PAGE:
sum type

**natural deduction** metalanguage, practical foundations

**type theory** (dependent, intensional, observational type theory, homotopy type theory)

**computational trinitarianism** =

**propositions as types** +**programs as proofs** +**relation type theory/category theory**

In type theory a *sum type* of two types $A$ and $B$ is the type whose terms are either terms $a\colon A$ or terms $b\colon B$.

In a model of the type theory in categorical semantics this is a coproduct. In set theory, it is a disjoint union.

Like all type constructors in type theory, to characterize sum types we must specify how to build them, how to construct elements of them, how to use such elements, and the computation rules.

The way to build sum types is easy:

$\frac{A\colon Type \qquad B\colon Type}{A+B \colon Type}$

Sum types are most naturally presented as positive types, so that the constructor rules are primary. These say that we can obtain an element of $A+B$ from an element of $A$, or from an element of $B$.

$\frac{a\colon A}{inl(a)\colon A+B} \qquad \frac{b\colon B}{inr(b)\colon A+B}$

The eliminator is derived from these: it says that in order to use an element of $A+B$, it suffices to specify what should be done for the two ways in which that element could have been constructed.

$\frac{p\colon A+B \qquad x\colon A\vdash c_A\colon C \qquad y\colon B \vdash c_B\colon C}{match(p, x.c_A, y.c_B) \colon C}$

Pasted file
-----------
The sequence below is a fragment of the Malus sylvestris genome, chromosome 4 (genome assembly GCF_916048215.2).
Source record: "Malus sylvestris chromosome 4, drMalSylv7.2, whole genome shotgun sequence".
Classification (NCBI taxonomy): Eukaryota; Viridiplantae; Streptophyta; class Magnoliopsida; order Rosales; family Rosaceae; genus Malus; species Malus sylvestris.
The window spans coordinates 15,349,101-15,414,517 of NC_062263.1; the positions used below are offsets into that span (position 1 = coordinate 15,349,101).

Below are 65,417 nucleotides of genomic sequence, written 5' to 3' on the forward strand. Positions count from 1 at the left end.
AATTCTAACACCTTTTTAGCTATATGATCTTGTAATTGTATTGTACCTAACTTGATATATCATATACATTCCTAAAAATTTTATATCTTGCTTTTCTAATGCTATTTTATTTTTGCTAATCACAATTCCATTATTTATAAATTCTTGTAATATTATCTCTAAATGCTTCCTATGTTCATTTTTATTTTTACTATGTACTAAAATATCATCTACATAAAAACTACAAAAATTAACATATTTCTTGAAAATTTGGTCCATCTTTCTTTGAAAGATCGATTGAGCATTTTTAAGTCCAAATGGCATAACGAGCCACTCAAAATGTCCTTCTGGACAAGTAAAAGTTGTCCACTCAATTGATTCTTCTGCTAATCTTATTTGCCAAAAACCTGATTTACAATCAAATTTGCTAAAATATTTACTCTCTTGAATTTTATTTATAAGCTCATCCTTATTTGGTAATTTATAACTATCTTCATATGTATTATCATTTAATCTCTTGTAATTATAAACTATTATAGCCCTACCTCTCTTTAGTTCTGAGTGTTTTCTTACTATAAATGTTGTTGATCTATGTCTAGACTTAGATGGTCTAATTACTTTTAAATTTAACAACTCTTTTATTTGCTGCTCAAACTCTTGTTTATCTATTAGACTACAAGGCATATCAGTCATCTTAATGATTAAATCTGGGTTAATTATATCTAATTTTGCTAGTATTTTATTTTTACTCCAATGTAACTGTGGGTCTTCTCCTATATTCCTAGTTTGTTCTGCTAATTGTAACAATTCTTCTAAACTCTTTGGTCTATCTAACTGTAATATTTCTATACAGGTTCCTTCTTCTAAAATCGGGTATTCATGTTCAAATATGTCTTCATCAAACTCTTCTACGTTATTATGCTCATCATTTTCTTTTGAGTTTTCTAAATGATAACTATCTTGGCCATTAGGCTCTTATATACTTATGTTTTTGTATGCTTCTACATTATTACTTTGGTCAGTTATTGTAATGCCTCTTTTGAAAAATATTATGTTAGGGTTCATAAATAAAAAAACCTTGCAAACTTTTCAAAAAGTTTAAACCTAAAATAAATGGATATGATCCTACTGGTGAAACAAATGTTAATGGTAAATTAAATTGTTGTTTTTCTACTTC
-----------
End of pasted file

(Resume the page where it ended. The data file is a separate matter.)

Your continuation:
The terms $c_A$ and $c_B$ can have free variables $x$ and $y$ respectively, but those variables become bound in the $match$ expression. In dependent type theory, we must generalize the eliminator to allow $C$ to depend on $A+B$.

The beta reduction rules for a constructor followed by an eliminator:

$\begin{aligned}
match(inl(a), x.c_A, y.c_B) &\to_\beta c_A[a/x]\\
match(inr(b), x.c_A, y.c_B) &\to_\beta c_B[b/y]
\end{aligned}$

The eta reduction rule for the opposite composite says that for any term $c\colon C$ in the context of $p\colon A+B$,

$match(p, x.c[inl(x)/z], y.c[inr(y)/z]) \to_\eta c[p/z].$

This says that if we unpack a term of type $A+B$, but only use the resulting term of type $A$ or $B$ by way of packing them back into $A+B$, then we might as well not have unpacked them to begin with. Note that choosing $C\coloneqq A+B$ and $c \coloneqq z$, we obtain a simpler form of $\eta$-conversion:

$match(p, x.inl(x), y.inr(y)) \to_\eta p.$

The positive presentation of sum types can be regarded as a particular sort of inductive type. In Coq syntax:

```
Inductive sum (A B:Type) : Type :=
| inl : A -> sum A B
| inr : B -> sum A B.
```

Coq implements the beta reduction rule, but not the eta (although eta equivalence is provable for the inductively defined identity types, using the dependent eliminator mentioned above).

It is possible to present sum types as negative types as well, but only if we allow sequents with multiple conclusions. This is common in sequent calculus presentations of classical logic, but not as common in type theory and almost unheard of in dependent type theory.

The two definitions are provably equivalent, but only using the contraction rule and the weakening rule. Thus, in linear logic they become distinct; the positive sum type is “plus” $A\oplus B$ and the negative one is “par” $A \parr B$.

A textbook account in the context of programming languages is in section 12 of